Of our Founding Principles Part I

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There is no reason to shirk from confronting the Marxists who infest our institutions and culture. On the contrary, since they despise the foundations of our Declaration and Constitution, they are typically ignorant of them. Few people study that which they find loathsome.

A year before the “shot heard ‘round the world,” Josiah Quincy Jr. bequeathed certain books to his son:

When he shall arrive to the age of fifteen years, I give to my son, Algernon Sidney’s works, – John Locke’s works, – Lord Bacon’s works, – Gordon’s Tacitus, – and Cato’s Letters. May the spirit of liberty rest upon him!

What traditions and intellectual constructs compelled men, especially those of the professional and landed classes who had so much to lose, to risk their necks in revolution? The American Revolution was not a flash occurrence over representation or taxation, but was instead the logical if not inevitable reaction of colonial society to the 17th century English Enlightenment. The forces, the principles behind revolution and our Constitution in the 18th century developed from our earliest days in the 17th century. What were these principles and where did they come from?

Look toward the Bible. Ironically, the first Stuart King, James I, helped ignite the sectarian violence that consumed 17th century England when he commissioned an English language Bible. The King James Bible launched a multitude of sects which threatened the established Church of England, and with it, civil order including the King himself.

His Britannic Majesty’s North American possessions were a convenient dumping ground for these troublesome religious minorities. While it is difficult today to regard Pilgrims, Puritans, Presbyterians, Baptists, Catholics, and Quakers as any sort of civil threat, these persecuted peoples risked all to worship God in their own ways. The legacy of the men and women who suffered and starved, who scratched and clawed at the wilderness, who fought the French & Indians, carried on in their Revolutionary descendants. The early political and social theories of New England Puritans had softened enough by the mid-18th century that nearly all of American Protestantism accepted them. Not far below the surface of consciousness was the sense that America had a special place, as not yet fully revealed, in the architecture of God’s intent. Such peoples were not naturally disposed to mind very well the rule of a distant monarch, especially when the monarch sought to corrupt the morals and society of a special people chosen by God.1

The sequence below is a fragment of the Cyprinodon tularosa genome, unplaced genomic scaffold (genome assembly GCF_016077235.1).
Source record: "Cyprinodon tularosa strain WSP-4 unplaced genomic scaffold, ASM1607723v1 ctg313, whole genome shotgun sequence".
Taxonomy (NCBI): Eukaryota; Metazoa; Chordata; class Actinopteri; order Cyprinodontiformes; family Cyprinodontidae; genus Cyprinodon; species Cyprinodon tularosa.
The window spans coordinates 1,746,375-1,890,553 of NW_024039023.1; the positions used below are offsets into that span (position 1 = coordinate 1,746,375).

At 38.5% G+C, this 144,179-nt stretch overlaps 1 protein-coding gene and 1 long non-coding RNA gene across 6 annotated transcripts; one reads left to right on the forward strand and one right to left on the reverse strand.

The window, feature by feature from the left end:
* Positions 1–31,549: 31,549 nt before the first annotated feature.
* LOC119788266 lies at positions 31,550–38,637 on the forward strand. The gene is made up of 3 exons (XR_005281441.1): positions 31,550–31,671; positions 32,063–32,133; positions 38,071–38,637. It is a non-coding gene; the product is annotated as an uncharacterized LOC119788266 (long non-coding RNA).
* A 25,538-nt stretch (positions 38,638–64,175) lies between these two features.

England’s King Charles I lost his head in 1649. Oliver Cromwell set up a short-lived (1653-1658) dictatorship. In 1688, the people ran off Catholic James II in favor of Protestant William of Orange, and crowned him as William III. Through it all, when wars and revolutions consumed the mother country, her North American colonists were largely left alone in what John Locke described in the late 17th century as a State of Nature. This common condition of living together according to reason without a common superior on earth, in mutual assistance, peace, goodwill, and preservation is the universal background against which our ancestors understood government. Locke wrote that “the great end of men entering into society, being the enjoyment of properties in peace and safety, the first and fundamental positive law of all commonwealths is the establishment of the legislative power.” The first fundamental natural law which is to govern even the legislature is the preservation of society and every person in it.2

English settlement in North America occurred within an intellectual framework which denoted the area as special, untainted by corruption, and better in a moral sense than Europe. Here, individuals, society, and religion could have a providential second chance for growth; and, among immigrants and their descendants, a sense of stewardship, of mission to preserve this situation, whether in a secular or spiritual sense, developed. The American condition, free from the institution-ridden, overly-structured, and constrictive atmosphere of the mother country was variously viewed as a God-given Trust. Regardless of their perspective, settlers from the outset saw their new possibilities for self-determination as something to jealously guard.

Unlike mainland Europe, and even in England itself, the great works of the Enlightenment writers and philosophers found fertile ground in America. American’s 17th and early 18th century experience predisposed them to resistance and eventual revolution. The biblically educated colonists soon developed a ravenous appetite for the sorts of writings which Josiah Quincy willed decades later to his son. They bolstered what liberty-loving Americans had experienced and looked forward to: happiness in a natural equality among self-governing, God-fearing men.

We are the many; our oppressors are the few. Government is the playground of politicians, but the Constitution is ours. Be proactive. Restore the American Tradition. Join Convention of States.

1. Bailyn, B. (1992). The Ideological Origins of the American Revolution. Cambridge: The Belknap Press of Harvard University Press., 32-33.
2. Locke, J., & Laslett, P. (2010). Two Treatises of Government. Cambridge: University Press. 100, 355. Compare this to the ends of our government per the Preamble of the Constitution.